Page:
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I have a question regarding the number of filters in a convolutional Autoencoder. As far as I have understood, as the network gets deeper, the amount of filters in the convolutional layer increases. A typical pattern would be to $16, 32, 64, 128, 256, 512 ...$

Right now I am looking into Autoencoders and on the Keras Blog I noticed that they do it the other way around. They start with $16$ filters in the first layer, then the number of filters is decreased:

https://blog.keras.io/building-autoencoders-in-keras.html

Now I am wondering if this is usual when working with Autoencoders or does it depend on what kind of features the network should learn?

Thanks in advance,

Cheers,

Michael

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Autoencoders are meant to reduce the dimensionality of your data. Increasing the number of filters would do the opposite.

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    $\begingroup$ Thanks for your comment, though Iam not sure if I agree. Assuming that I use Maxpooling layers I would reduce the spatial dimension of the image. Even though I would increase the amount of filters throughout my network, the final dimension in the bottleneck layer would be smaller than the input dimension. Please correct if Iam wrong! $\endgroup$ – Michael Lempart Jul 4 '19 at 10:09
  • $\begingroup$ Our assertions are compatible. Max-Pooling is another way of reducing the size of image data. It's quite drastic though: the simplest 2x2 maxpool would make you loose 75% of the pixel data at your disposal! That's why I'm always a bit reluctant on Max-Pooling (but that's just my personal preference). You can try both a see which works best. $\endgroup$ – Leevo Jul 4 '19 at 10:56
  • $\begingroup$ Yes, I get your point. It seems like there are no real pre-defined rules. One have to test what works best depending on the underlying data... $\endgroup$ – Michael Lempart Jul 4 '19 at 10:58
  • $\begingroup$ Yeah, that is the case in most of ML unfortunately. That is what I think: use Max-Pool if you need to make your model lighter, and run it faster. Use conv layers if you want to keep as much as information as possible through the Autoencoder. The solution is a tradeoff between the two, I guess $\endgroup$ – Leevo Jul 4 '19 at 11:02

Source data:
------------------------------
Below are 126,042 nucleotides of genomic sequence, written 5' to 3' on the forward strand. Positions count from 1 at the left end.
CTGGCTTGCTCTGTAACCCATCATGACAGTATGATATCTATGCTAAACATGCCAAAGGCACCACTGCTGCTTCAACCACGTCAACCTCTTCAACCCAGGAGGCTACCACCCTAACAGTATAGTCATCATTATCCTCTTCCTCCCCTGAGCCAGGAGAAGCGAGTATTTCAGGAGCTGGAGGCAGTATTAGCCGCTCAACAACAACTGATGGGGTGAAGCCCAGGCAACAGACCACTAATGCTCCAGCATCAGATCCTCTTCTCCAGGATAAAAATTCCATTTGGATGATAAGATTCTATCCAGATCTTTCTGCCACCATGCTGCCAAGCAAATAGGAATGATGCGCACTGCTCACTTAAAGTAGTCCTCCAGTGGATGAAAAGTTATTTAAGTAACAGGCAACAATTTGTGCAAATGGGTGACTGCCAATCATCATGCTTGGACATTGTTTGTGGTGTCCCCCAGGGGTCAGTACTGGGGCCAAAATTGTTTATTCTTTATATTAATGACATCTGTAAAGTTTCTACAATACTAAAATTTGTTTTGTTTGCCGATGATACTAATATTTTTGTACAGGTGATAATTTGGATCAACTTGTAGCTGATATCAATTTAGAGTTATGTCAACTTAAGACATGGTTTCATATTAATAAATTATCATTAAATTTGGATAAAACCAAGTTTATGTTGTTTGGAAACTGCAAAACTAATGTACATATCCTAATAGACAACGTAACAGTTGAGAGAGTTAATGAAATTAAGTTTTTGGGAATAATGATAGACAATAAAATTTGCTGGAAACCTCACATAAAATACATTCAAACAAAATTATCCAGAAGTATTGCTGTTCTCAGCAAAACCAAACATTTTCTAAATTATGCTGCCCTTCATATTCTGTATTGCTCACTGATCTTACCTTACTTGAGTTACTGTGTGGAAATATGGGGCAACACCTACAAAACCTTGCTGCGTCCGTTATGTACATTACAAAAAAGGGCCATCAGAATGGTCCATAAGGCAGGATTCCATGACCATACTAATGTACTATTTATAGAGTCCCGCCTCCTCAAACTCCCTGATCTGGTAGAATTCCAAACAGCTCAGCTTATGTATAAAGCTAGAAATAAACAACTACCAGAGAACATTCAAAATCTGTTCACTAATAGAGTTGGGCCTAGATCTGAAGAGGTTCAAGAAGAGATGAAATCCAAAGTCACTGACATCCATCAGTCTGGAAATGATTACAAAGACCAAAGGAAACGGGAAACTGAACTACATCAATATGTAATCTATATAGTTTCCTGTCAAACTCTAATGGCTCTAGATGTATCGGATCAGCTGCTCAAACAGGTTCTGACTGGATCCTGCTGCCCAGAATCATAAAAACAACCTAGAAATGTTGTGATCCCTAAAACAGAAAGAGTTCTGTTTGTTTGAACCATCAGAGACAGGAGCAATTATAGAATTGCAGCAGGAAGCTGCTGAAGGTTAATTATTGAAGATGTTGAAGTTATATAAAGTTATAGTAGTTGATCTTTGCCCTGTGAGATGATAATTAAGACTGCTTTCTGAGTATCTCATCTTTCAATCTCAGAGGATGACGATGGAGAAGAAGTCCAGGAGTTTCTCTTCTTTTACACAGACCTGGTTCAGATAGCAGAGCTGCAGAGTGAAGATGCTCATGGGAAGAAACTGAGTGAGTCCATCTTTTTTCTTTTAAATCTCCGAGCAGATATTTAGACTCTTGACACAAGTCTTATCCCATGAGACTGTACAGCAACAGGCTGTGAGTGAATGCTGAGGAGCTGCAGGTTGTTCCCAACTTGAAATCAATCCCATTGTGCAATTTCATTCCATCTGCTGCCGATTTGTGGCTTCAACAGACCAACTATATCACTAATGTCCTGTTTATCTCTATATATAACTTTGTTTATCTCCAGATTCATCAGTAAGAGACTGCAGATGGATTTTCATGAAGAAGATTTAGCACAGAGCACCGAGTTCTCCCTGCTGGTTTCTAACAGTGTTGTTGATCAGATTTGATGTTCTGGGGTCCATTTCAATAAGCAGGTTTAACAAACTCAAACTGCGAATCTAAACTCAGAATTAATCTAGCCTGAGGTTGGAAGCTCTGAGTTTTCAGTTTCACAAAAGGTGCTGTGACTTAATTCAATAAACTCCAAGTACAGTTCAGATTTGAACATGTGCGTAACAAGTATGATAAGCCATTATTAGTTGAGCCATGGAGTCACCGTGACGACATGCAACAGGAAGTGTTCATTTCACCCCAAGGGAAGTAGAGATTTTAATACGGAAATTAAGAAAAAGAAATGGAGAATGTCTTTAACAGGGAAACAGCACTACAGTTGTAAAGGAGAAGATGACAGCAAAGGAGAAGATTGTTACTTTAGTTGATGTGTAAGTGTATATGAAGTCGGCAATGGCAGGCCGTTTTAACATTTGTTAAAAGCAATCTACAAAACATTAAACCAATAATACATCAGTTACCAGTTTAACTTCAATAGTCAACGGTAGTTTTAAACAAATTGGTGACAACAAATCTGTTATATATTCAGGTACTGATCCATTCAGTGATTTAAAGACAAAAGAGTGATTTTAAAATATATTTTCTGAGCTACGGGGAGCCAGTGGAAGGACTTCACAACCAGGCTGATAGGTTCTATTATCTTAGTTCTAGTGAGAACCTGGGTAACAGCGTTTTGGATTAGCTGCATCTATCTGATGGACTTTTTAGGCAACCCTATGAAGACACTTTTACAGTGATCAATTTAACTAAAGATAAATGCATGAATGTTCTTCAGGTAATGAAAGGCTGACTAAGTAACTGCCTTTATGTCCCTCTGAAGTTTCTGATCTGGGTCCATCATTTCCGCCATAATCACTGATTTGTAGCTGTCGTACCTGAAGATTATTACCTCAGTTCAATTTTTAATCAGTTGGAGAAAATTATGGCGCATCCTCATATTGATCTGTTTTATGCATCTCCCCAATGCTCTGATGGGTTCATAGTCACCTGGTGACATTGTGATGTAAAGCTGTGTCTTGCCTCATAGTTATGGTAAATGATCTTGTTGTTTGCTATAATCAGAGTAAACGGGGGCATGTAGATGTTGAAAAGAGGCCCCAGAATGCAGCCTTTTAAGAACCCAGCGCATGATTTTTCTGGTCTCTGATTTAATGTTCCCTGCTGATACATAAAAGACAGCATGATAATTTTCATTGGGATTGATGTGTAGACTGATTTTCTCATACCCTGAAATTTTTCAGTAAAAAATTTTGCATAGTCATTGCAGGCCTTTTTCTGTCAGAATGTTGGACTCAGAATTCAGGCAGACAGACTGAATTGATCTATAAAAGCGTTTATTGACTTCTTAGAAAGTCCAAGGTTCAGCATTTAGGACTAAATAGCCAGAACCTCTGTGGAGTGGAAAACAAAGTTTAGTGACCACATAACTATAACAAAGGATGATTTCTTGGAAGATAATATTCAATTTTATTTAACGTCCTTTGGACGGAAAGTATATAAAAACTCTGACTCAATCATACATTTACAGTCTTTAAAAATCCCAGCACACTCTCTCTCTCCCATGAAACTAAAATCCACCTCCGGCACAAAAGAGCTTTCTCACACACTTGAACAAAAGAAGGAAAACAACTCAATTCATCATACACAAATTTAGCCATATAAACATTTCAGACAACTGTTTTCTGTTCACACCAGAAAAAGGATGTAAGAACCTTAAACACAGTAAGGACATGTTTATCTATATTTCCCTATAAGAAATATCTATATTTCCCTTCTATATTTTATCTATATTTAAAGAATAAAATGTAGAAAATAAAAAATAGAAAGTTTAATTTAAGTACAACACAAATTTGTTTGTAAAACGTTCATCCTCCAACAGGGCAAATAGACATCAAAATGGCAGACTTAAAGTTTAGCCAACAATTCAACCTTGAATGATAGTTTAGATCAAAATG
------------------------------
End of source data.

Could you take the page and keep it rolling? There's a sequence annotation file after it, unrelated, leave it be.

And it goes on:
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    $\begingroup$ Thank you so much for your input... I will try to run my autoencoder with only convolutational layers as well. Maybe Maxpooling is the reason why Iam getting som artefacts in the different channels... $\endgroup$ – Michael Lempart Jul 4 '19 at 11:28
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You should take into account that the size of the images in the Keras example is as little as 28x28 and that they are grayscale images (i.e.a single channel), so if you want to actually compress the information you don't have much margin to increase the number of channels in the convolutional layers.

The architecture of the encoder in normal autoencoders (with input images of larger sizes and in color) resembles the typical convolutional network meant for classification, where the width and height and progressively reduced and the number of channels increases, and there is a final flattening operation to express the information into a single dense vector.

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  • $\begingroup$ Thanks, that makes sense. I tested both increasing and decreasing the amount of filters with input images of size 256x256 with 3 channels, whereas the first channel is a grayscale image and the other two channels consists of binary masks. I noticed that I get strange artefacts when increasing the filters (i.ex. channel 1 can be seen in channel 3). If I decrease the amount of filters the images are reconstructed nicely. I guess that has something to do with my dataset though. Maybe I need to collect more low level features? $\endgroup$ – Michael Lempart Jul 4 '19 at 10:14

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